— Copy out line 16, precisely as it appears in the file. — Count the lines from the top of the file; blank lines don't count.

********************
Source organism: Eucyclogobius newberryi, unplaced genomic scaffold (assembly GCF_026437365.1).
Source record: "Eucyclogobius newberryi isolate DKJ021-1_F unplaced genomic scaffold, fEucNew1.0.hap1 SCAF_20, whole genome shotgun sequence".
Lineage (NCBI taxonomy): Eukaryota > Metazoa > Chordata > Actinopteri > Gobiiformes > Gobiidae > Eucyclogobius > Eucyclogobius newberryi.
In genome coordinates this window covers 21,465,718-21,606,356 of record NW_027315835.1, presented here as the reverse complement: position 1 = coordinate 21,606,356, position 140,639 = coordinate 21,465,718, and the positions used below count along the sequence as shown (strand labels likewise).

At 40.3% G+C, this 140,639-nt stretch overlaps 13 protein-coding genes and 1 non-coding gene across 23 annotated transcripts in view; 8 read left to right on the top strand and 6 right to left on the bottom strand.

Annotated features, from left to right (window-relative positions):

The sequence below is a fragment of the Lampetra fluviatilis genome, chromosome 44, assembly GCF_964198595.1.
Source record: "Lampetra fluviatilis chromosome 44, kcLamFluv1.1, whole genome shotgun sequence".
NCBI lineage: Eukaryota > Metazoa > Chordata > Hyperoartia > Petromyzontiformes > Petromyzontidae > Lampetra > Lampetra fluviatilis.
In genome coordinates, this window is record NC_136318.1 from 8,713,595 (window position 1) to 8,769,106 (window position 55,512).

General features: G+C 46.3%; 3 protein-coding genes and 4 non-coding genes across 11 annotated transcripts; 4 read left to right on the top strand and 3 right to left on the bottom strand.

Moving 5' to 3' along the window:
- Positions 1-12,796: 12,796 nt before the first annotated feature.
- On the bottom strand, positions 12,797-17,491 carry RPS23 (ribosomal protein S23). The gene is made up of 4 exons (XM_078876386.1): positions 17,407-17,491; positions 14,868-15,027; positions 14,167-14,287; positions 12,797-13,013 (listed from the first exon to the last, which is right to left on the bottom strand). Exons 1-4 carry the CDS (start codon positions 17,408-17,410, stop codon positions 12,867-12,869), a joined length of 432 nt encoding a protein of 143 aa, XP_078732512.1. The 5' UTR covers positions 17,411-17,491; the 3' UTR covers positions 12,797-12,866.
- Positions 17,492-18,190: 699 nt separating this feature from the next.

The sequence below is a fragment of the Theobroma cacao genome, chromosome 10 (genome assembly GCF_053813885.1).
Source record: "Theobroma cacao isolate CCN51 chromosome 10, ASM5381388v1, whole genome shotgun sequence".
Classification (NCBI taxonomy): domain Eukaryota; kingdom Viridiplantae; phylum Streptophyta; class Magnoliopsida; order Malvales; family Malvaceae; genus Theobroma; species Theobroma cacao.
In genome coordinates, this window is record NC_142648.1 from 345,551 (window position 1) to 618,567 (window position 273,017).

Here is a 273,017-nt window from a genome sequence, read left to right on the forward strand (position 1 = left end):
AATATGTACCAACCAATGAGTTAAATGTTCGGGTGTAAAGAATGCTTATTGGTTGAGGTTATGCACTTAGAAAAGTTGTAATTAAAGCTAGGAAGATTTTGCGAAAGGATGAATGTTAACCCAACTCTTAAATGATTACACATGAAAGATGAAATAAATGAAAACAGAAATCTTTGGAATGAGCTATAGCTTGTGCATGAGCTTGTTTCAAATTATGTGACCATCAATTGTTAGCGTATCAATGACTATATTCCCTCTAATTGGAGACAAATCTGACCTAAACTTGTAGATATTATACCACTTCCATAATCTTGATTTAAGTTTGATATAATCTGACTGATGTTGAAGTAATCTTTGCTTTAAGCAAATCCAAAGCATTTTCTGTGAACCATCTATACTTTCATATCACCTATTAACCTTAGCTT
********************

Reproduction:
The sequence below is a fragment of the Theobroma cacao genome, chromosome 10 (genome assembly GCF_053813885.1).